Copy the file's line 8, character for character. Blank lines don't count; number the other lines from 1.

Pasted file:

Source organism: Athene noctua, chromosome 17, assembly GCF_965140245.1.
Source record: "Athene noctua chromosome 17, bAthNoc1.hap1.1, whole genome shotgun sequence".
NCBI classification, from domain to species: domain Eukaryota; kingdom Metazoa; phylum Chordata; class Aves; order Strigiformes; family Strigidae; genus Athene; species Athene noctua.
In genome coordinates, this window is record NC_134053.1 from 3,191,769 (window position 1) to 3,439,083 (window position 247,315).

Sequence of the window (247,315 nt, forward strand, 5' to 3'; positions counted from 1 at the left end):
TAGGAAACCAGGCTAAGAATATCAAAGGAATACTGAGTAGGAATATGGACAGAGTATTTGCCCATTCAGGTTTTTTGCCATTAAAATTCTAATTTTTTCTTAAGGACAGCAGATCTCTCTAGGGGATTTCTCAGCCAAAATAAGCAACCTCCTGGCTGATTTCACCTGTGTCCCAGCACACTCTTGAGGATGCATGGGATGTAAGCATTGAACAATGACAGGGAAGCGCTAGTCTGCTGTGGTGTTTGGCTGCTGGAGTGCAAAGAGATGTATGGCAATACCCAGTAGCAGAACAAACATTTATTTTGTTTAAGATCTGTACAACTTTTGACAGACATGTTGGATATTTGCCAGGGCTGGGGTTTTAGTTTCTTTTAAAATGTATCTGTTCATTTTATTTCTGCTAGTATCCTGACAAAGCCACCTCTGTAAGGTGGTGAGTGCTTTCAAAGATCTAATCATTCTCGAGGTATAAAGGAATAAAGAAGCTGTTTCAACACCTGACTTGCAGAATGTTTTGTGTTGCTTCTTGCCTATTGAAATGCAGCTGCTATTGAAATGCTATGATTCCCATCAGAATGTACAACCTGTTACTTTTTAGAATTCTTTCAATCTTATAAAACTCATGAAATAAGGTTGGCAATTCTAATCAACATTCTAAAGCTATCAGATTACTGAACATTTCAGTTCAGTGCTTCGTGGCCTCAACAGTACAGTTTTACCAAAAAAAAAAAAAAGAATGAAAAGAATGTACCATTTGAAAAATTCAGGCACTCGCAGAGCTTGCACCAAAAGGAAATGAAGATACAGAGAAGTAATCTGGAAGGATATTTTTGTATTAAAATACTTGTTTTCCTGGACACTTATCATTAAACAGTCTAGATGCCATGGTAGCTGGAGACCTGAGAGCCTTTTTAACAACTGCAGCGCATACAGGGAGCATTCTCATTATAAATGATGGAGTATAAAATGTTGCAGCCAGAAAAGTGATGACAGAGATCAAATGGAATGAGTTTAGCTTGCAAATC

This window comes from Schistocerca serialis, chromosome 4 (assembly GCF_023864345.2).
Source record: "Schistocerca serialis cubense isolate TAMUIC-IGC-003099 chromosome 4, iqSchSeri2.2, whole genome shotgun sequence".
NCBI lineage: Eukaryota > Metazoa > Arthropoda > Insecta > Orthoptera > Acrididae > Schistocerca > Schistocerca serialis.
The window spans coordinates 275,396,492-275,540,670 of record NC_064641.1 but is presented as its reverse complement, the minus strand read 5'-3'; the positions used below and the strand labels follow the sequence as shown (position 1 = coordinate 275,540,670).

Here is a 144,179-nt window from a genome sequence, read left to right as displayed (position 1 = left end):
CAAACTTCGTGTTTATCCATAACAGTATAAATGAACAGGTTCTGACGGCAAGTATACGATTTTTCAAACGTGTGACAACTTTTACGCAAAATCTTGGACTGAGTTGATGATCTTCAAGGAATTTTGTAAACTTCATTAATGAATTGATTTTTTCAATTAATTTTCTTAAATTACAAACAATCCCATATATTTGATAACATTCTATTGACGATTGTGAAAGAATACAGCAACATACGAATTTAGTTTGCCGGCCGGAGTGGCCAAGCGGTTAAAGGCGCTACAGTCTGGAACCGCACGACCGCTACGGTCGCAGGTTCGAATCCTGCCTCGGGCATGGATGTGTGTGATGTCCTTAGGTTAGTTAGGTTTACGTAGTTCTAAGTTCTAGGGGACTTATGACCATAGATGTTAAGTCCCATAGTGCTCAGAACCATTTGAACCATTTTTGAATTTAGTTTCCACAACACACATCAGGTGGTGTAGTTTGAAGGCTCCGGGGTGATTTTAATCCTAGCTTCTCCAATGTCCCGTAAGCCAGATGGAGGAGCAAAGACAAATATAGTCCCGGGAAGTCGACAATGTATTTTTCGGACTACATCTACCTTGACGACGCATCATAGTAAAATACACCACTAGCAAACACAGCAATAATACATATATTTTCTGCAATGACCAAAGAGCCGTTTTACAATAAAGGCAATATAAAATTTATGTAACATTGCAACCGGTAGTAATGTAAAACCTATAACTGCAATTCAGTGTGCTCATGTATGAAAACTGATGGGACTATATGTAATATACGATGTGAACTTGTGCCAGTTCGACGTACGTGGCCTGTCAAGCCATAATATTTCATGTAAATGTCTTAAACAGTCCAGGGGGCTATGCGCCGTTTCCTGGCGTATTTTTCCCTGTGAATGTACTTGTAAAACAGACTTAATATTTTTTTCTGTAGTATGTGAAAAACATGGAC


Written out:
Source record: "Schistocerca serialis cubense isolate TAMUIC-IGC-003099 chromosome 4, iqSchSeri2.2, whole genome shotgun sequence".